In Kyoto, Drinkers Gathers in Kiyamachi
Renkon-ya
Renkon-ya
Renkon-ya is a retro izakaya offering home-style cooking of Kyoto prepared by the owner chef. Renkon-ya opened in 1950 by renovating an old machiya house (traditional houses in Kyoto). The interior is decorated with classic items that can be considered antique now, like rotary dial-style phones and old-school Japanese tables. This charming ambience will make you feel like slipping back in the old days. The dishes are cooked simply and the taste goes very well with Japanese sake.
Tako Nyudo
Tako Nyudo
Takonyudo’s specialty, akashi-yaki, looks like takoyaki, but it’s not exactly takoyaki. Boiled octopus pieces are in each ball of fluffy outer layer made with batter using plenty of eggs. You will eat them by dipping them in broth with great flavors of dashi and ginger. The sweet taste of egg batter and octopus with a nice bite to it makes them a fascinating dish. Other menu items include traditional Japanese dishes that have been eaten since the older days. We hope that you will enjoy some beer or Japanese sake along with many local customers who often stops by after their work.
Standing BAR Kyasa
Standing BAR Kyasa
Standing BAR Kyasa is a bar located deep inside the first floor of a building. The bar is always crowded with people although the space only holds about 15 individuals. Because the distance between each seat is close, we hope that you will get a chance to communicate with other cusomers. The main drink at the bar is sho-chu, but there are other drinks available such as Japanese sakes, beers, wines, and fruit wines. The items are reasonable; price for the drinks starts at 300 while the price for food items start at 100. They use pay when ordering system, so please order and pay cash at the counter.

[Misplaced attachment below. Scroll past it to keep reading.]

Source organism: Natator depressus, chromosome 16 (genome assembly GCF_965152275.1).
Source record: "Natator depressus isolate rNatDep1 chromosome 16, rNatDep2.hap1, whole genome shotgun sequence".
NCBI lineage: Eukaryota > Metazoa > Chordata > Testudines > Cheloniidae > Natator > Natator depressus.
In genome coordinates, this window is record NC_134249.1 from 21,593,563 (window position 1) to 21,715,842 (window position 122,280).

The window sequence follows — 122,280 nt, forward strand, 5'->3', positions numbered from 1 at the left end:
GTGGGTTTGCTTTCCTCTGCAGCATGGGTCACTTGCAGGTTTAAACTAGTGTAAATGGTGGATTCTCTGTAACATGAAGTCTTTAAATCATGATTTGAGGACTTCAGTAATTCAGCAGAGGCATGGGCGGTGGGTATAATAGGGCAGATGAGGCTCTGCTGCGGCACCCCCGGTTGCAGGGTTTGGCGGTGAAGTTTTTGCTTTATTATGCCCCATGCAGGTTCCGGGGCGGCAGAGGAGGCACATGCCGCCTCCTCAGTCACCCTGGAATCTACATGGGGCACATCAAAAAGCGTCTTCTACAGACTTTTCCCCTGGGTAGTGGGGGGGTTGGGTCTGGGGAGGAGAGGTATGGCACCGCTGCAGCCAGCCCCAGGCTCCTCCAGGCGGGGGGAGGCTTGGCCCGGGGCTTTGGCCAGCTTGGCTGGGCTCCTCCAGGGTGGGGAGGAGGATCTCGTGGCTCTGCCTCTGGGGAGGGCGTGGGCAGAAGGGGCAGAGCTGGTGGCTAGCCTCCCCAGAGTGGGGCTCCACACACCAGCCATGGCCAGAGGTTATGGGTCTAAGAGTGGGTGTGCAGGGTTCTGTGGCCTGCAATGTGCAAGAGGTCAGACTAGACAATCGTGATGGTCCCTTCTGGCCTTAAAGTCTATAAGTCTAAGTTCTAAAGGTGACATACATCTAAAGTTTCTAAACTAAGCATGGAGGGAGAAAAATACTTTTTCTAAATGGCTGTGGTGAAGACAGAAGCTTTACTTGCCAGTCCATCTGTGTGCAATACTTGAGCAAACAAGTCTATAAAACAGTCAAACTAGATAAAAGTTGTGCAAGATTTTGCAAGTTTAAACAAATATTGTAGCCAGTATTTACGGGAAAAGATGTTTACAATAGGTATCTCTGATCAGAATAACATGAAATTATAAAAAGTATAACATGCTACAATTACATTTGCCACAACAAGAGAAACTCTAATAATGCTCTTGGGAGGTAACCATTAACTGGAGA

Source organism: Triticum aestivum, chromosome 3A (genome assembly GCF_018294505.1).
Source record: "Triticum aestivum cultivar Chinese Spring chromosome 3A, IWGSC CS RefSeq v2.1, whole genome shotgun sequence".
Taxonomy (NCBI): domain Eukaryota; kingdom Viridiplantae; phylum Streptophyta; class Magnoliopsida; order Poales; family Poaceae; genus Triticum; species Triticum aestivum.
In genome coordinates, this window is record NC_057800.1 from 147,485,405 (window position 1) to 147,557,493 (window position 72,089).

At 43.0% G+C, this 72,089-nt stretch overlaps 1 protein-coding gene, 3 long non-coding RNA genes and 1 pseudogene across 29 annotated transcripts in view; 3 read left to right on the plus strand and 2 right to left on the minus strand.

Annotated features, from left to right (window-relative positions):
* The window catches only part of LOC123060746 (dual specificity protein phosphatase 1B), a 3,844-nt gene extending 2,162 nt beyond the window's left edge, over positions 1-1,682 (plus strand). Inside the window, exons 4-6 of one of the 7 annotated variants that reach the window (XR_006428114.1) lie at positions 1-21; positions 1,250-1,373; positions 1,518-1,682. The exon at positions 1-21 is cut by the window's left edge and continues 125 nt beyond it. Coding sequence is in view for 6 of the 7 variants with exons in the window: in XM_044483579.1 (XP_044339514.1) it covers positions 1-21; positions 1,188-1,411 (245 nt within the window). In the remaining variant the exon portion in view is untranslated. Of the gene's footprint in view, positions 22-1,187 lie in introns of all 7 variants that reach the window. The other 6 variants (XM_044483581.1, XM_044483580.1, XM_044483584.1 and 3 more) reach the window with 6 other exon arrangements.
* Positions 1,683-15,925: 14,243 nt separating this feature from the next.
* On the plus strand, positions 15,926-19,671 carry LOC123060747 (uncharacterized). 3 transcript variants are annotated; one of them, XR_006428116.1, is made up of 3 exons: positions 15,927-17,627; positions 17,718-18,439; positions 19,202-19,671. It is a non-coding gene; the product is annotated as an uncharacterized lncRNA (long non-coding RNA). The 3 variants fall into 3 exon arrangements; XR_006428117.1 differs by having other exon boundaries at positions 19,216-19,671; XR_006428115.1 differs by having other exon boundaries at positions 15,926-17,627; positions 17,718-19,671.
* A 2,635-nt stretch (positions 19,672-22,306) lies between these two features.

Rock Bar ING
Rock Bar ING
The bar is owned by an advit fan of the rock band, Rolling Stones. Rock music is playing inside the bar with walls filled with music-related posters. It’s a popular spot among many people from abroad for the ambiance immersed in the world of rock n roll. The drink choices are excecllent with Japanese beers, sake, plum wines, wiskeys, and coctails. They have food items to snack on like edamame. We definitely want you to check this place out.
ONZE
ONZE
Onze is a place where you can enjoy delicious French dishes in a very relaxing atmosphere. Food items include sausages, beef steaks, and traditional dishes using seafood like mussels. The choices for wines are excellent too and offered at resonable prices from 500 per glass. It seems that many people from France living in Kyoto often visit ONZE. Their business hours are quite long which is from 3pm to 1am. We recommed ONZE for dinner as well as making a quick stop in middle of touring the city for a nice drink.
With the above recommended places to go in the historical Ponto-cho area and Kiyamachi area where you can have some satisfying drinks, we are sure that you can enjoy a unique atmosphere in the historical Ponto-cho as well as have some satisfying drinks in the Kiyamachi area. Many of you may think that is enough, but actually there is one more place where you will find some deep hidden-charm.. It’s located in the narrow alleyways that connect Ponto-cho and Kiyamachi with many bars the locals love to go to. Let’s finish the night out in Kyoto before going back to the hotel by jumping into these alleyways between Ponto-cho and Kiyamachi (in part 4).